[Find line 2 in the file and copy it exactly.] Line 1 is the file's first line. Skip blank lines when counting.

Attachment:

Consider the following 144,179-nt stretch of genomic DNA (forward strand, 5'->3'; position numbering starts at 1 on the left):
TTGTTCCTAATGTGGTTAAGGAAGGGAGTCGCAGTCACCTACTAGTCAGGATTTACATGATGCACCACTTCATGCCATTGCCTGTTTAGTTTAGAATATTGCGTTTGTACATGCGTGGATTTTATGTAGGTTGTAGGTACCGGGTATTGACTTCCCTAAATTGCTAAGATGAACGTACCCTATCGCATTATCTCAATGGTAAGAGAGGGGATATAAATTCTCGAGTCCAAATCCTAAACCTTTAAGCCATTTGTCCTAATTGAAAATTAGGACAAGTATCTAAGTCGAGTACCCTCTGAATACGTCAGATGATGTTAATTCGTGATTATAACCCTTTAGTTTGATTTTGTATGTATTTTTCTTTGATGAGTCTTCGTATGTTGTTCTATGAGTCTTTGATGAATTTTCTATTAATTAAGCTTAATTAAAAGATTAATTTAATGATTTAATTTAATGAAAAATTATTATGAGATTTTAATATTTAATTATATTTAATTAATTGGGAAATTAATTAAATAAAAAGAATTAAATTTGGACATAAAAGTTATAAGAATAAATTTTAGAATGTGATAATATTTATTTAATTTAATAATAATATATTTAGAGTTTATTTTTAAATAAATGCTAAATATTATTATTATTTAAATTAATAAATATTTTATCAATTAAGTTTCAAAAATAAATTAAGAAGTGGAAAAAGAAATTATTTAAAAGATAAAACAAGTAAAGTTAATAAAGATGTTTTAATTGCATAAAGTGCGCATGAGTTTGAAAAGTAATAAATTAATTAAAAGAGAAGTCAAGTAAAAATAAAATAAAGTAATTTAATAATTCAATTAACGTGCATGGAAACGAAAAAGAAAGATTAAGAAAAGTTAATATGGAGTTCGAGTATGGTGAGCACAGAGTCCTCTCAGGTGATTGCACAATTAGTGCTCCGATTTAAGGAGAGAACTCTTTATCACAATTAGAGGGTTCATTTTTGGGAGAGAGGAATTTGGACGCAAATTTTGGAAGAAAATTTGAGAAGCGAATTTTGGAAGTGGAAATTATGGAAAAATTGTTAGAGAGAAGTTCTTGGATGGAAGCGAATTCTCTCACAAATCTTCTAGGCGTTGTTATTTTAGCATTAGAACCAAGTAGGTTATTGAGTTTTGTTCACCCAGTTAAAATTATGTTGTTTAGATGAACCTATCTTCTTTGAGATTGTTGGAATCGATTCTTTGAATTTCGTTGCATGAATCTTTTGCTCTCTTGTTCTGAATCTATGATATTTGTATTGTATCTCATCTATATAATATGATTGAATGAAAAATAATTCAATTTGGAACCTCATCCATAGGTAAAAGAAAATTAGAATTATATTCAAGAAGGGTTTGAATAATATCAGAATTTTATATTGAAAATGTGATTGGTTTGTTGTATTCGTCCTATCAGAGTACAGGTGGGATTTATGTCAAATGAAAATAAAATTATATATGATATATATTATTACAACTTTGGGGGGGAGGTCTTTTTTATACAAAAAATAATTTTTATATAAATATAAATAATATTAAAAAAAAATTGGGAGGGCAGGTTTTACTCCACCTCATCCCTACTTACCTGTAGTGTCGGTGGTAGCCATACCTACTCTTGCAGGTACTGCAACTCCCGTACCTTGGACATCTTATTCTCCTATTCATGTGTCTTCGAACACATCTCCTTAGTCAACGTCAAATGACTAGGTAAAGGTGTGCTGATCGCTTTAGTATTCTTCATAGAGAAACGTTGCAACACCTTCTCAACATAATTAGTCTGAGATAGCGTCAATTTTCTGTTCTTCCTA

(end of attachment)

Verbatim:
TTGTTCCTAATGTGGTTAAGGAAGGGAGTCGCAGTCACCTACTAGTCAGGATTTACATGATGCACCACTTCATGCCATTGCCTGTTTAGTTTAGAATATTGCGTTTGTACATGCGTGGATTTTATGTAGGTTGTAGGTACCGGGTATTGACTTCCCTAAATTGCTAAGATGAACGTACCCTATCGCATTATCTCAATGGTAAGAGAGGGGATATAAATTCTCGAGTCCAAATCCTAAACCTTTAAGCCATTTGTCCTAATTGAAAATTAGGACAAGTATCTAAGTCGAGTACCCTCTGAATACGTCAGATGATGTTAATTCGTGATTATAACCCTTTAGTTTGATTTTGTATGTATTTTTCTTTGATGAGTCTTCGTATGTTGTTCTATGAGTCTTTGATGAATTTTCTATTAATTAAGCTTAATTAAAAGATTAATTTAATGATTTAATTTAATGAAAAATTATTATGAGATTTTAATATTTAATTATATTTAATTAATTGGGAAATTAATTAAATAAAAAGAATTAAATTTGGACATAAAAGTTATAAGAATAAATTTTAGAATGTGATAATATTTATTTAATTTAATAATAATATATTTAGAGTTTATTTTTAAATAAATGCTAAATATTATTATTATTTAAATTAATAAATATTTTATCAATTAAGTTTCAAAAATAAATTAAGAAGTGGAAAAAGAAATTATTTAAAAGATAAAACAAGTAAAGTTAATAAAGATGTTTTAATTGCATAAAGTGCGCATGAGTTTGAAAAGTAATAAATTAATTAAAAGAGAAGTCAAGTAAAAATAAAATAAAGTAATTTAATAATTCAATTAACGTGCATGGAAACGAAAAAGAAAGATTAAGAAAAGTTAATATGGAGTTCGAGTATGGTGAGCACAGAGTCCTCTCAGGTGATTGCACAATTAGTGCTCCGATTTAAGGAGAGAACTCTTTATCACAATTAGAGGGTTCATTTTTGGGAGAGAGGAATTTGGACGCAAATTTTGGAAGAAAATTTGAGAAGCGAATTTTGGAAGTGGAAATTATGGAAAAATTGTTAGAGAGAAGTTCTTGGATGGAAGCGAATTCTCTCACAAATCTTCTAGGCGTTGTTATTTTAGCATTAGAACCAAGTAGGTTATTGAGTTTTGTTCACCCAGTTAAAATTATGTTGTTTAGATGAACCTATCTTCTTTGAGATTGTTGGAATCGATTCTTTGAATTTCGTTGCATGAATCTTTTGCTCTCTTGTTCTGAATCTATGATATTTGTATTGTATCTCATCTATATAATATGATTGAATGAAAAATAATTCAATTTGGAACCTCATCCATAGGTAAAAGAAAATTAGAATTATATTCAAGAAGGGTTTGAATAATATCAGAATTTTATATTGAAAATGTGATTGGTTTGTTGTATTCGTCCTATCAGAGTACAGGTGGGATTTATGTCAAATGAAAATAAAATTATATATGATATATATTATTACAACTTTGGGGGGGAGGTCTTTTTTATACAAAAAATAATTTTTATATAAATATAAATAATATTAAAAAAAAATTGGGAGGGCAGGTTTTACTCCACCTCATCCCTACTTACCTGTAGTGTCGGTGGTAGCCATACCTACTCTTGCAGGTACTGCAACTCCCGTACCTTGGACATCTTATTCTCCTATTCATGTGTCTTCGAACACATCTCCTTAGTCAACGTCAAATGACTAGGTAAAGGTGTGCTGATCGCTTTAGTATTCTTCATAGAGAAACGTTGCAACACCTTCTCAACATAATTAGTCTGAGATAGCGTCAATTTTCTGTTCTTCCTA